On this installment of our show, an interesting discussion with Dr. Clark Elliott, an Associate Professor of Artificial Intelligence at DePaul University, who tells us about his new memoir, "The Ghost in My Brain: How a Concussion Stole My Life and How the New Science of Brain Plasticity Helped Me Get It Back." Back in 1999, Dr. Elliott suffered a concussion in a car wreck. His life changed instantly; he suddenly went from being a rising professor to a humbled man struggling to get through the day. At times he couldn't walk across a room, or open a door, or even name his children.

(Please note: This show originally aired in January.) Our guest is Bessel van der Kolk, the founder and medical director of the Trauma Center in Brookline, Massachusetts, and the director of the National Complex Trauma Treatment Network. He speaks with us about his new book, "The Body Keeps the Score," which was praised last fall by Library Journal as follows: "Renowned trauma researcher van der Kolk's book is comprehensive in scope.

Our guest is Bessel van der Kolk, the founder and medical director of the Trauma Center in Brookline, Massachusetts, and the director of the National Complex Trauma Treatment Network. He speaks with us about his new book, "The Body Keeps the Score," which was praised last fall by Library Journal as follows: "Renowned trauma researcher van der Kolk's book is comprehensive in scope.

On this edition of ST, we speak with two faculty members here at the University of Tulsa who are among the authors of an important new research study which appeared last week in The Journal of the American Medical Association. Dr.

(Please note: This show originally aired in September of last year.) As we grow older, of course, our bodies become less capable --- and less reliable --- when it comes to doing all the things we used to do. But as our guest reports on ST today, one of the very exciting findings in recent medical research is that the human brain can actually grow (and get stronger) over time --- and a bigger brain means better memory, increased creativity, sharper concentration skills, and a more rapid speed of learning. Our guest is Dr.

On today's edition of StudioTulsa on Health, we welcome Chase Curtiss, the CEO and founder of Sway Medical, a Tulsa-based software company that is focused on, per its website, "reinventing the way medical outcomes are measured.

On this edition of ST, we speak with Dr. Rick Hanson, a neuropsychologist and author whose books include "Buddha's Brain," "Just One Thing," and "Mother Nurture." Dr.

On this edition of StudioTulsa, we chat by phone with Dr. John Ratey, an Associate Clinical Professor of Psychiatry at Harvard Medical School who's also well-known as an author, speaker, research synthesizer, and health/fitness/exercise advocate. Dr. Ratey will deliver a free-to-the-public address here in Tulsa on Sunday the 13th; the event happens in the Walter Arts Center at Holland Hall School (at 5666 East 81st Street), beginning at 7pm.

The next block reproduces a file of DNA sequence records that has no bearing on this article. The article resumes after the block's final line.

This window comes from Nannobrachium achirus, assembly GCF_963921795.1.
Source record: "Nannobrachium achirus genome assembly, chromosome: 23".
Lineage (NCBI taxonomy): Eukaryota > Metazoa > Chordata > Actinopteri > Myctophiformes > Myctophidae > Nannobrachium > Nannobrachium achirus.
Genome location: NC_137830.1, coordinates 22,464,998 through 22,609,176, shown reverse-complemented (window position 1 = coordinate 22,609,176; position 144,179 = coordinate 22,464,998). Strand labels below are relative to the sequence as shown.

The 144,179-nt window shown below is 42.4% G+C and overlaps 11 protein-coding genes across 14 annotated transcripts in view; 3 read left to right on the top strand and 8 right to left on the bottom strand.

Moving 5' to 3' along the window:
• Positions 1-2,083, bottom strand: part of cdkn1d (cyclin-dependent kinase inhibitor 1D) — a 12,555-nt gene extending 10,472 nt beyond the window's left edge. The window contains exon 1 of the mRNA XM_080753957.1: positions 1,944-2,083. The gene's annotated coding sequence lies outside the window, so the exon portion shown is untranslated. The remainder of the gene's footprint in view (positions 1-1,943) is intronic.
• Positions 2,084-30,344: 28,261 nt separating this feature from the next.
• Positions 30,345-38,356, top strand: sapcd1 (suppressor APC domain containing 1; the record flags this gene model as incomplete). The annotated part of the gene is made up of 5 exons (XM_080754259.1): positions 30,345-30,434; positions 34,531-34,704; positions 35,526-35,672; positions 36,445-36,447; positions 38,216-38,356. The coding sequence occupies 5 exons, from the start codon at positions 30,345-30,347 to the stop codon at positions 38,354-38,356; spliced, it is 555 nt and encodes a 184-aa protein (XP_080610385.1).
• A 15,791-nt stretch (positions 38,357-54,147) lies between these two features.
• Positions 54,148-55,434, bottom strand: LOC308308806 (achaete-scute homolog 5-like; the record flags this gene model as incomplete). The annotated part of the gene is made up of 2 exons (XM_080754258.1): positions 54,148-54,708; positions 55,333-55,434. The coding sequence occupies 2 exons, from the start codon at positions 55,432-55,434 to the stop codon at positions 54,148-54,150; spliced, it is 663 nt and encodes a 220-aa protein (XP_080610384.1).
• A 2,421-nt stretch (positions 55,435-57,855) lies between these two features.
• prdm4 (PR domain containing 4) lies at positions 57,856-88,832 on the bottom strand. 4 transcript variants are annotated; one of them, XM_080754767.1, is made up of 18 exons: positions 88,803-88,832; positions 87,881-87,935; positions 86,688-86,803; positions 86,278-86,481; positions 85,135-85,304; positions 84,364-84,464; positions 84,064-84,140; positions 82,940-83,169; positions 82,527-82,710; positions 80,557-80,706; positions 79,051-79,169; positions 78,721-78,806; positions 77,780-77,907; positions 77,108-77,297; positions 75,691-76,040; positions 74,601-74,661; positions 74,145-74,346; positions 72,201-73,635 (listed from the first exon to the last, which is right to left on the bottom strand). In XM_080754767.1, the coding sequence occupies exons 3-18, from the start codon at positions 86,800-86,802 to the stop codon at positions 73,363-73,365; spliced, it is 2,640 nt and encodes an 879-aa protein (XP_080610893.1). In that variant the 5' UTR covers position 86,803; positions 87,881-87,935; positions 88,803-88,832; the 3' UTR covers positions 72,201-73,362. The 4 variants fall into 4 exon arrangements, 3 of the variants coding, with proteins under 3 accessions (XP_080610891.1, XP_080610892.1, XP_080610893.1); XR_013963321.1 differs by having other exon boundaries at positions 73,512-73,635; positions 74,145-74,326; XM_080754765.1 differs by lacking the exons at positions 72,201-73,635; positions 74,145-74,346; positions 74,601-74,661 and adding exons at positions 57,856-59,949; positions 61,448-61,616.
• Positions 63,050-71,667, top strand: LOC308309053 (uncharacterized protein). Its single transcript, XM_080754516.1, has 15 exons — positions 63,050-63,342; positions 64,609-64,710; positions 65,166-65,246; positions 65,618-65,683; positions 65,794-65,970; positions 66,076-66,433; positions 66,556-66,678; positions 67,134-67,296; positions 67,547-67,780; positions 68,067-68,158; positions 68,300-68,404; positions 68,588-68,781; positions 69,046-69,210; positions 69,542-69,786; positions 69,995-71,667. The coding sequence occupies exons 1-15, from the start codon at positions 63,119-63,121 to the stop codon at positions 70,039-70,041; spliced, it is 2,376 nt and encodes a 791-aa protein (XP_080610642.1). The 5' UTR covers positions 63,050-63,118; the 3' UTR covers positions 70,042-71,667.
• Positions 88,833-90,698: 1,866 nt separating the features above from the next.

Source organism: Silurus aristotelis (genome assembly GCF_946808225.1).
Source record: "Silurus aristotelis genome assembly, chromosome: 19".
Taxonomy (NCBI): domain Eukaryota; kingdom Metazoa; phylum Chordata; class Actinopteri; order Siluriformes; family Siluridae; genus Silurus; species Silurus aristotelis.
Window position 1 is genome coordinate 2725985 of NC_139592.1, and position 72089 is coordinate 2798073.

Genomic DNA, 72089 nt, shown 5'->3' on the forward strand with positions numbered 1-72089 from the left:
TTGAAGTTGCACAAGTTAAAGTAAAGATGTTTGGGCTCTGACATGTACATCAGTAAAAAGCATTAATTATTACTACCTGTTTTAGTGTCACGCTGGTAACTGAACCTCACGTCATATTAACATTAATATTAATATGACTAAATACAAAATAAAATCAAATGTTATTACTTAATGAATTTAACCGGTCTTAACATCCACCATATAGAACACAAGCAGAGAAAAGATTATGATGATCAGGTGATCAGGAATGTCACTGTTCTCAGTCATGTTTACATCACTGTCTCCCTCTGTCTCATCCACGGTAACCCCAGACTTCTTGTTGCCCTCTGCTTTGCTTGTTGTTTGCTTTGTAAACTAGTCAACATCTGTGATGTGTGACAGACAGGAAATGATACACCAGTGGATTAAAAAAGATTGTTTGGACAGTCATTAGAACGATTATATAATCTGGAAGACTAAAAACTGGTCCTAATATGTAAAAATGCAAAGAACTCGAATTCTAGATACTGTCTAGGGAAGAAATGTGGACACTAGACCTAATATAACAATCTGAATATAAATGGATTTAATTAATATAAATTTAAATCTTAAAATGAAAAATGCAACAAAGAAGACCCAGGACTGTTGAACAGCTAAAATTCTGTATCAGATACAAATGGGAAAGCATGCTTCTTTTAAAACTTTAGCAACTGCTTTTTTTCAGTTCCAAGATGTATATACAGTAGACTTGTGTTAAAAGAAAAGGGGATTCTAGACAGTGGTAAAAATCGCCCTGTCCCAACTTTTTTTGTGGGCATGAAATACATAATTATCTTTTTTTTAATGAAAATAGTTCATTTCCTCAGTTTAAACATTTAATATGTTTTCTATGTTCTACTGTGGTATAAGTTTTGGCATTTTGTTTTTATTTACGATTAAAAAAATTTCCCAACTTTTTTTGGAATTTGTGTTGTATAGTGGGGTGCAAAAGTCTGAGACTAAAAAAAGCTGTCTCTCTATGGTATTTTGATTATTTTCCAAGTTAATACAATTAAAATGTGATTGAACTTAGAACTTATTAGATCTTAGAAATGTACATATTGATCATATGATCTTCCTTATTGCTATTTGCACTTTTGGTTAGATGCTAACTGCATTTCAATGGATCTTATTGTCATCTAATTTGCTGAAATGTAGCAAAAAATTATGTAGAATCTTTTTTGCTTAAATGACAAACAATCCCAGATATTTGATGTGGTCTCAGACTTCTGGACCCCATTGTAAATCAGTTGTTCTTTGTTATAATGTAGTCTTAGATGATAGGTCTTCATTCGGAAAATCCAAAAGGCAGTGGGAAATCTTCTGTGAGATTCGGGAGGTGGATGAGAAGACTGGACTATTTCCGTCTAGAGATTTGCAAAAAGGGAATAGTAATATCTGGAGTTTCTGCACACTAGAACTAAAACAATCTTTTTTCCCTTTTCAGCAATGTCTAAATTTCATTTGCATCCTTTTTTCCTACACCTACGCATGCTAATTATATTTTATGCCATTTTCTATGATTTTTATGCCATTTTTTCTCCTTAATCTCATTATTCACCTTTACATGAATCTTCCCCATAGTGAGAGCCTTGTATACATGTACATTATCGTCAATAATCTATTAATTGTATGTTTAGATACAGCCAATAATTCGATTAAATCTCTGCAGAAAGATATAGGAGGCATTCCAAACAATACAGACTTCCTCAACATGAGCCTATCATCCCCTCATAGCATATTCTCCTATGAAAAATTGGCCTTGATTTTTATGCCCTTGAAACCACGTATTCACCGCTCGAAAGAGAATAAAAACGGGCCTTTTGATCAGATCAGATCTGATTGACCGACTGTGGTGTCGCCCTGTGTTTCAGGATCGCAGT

As we grow older, of course, our bodies become less and less capable --- and less reliable --- when it comes to doing all the things we used to do. But as our guest reports on ST today, one of the very exciting findings in recent medical research is that the human brain can actually grow (and get stronger) over time --- and a bigger brain means better memory, increased creativity, sharper concentration skills, and a more rapid speed of learning. Our guest is Dr. Majid Fotuhi, the internationally recognized neurologist, science writer, and medical commentator.

Why are concussions in sports today --- at the grade school, high school, collegiate, and professional levels; especially over the last decade or so --- becoming more and more common? And what exactly does the term "post-concussion syndrome" (or PCS) refer to? On this encore edition of our program, we listen back to an interesting discussion with Dr. Pat Bellgowan, who's a neuroscientist at The Laureate Institute for Brain Research in Tulsa as well as an Assistant Professor of Psychology at TU. When we originally spoke with Dr.

Our guest on this edition of ST is the acclaimed science writer, biologist, and neuroscientist, Dr. Robert Sapolsky. He's widely seen as one of our leading experts on stress --- namely, on the ways in which stress affects baboons and other primates, and what this in turn tells us about the effects of stress on the human condition. A professor of biology and neurology at Stanford University, a MacArthur "Genius" Fellow, and an author whose works include such popular books as "A Primate's Memoir" and "Why Zebras Don't Get Ulcers," Dr.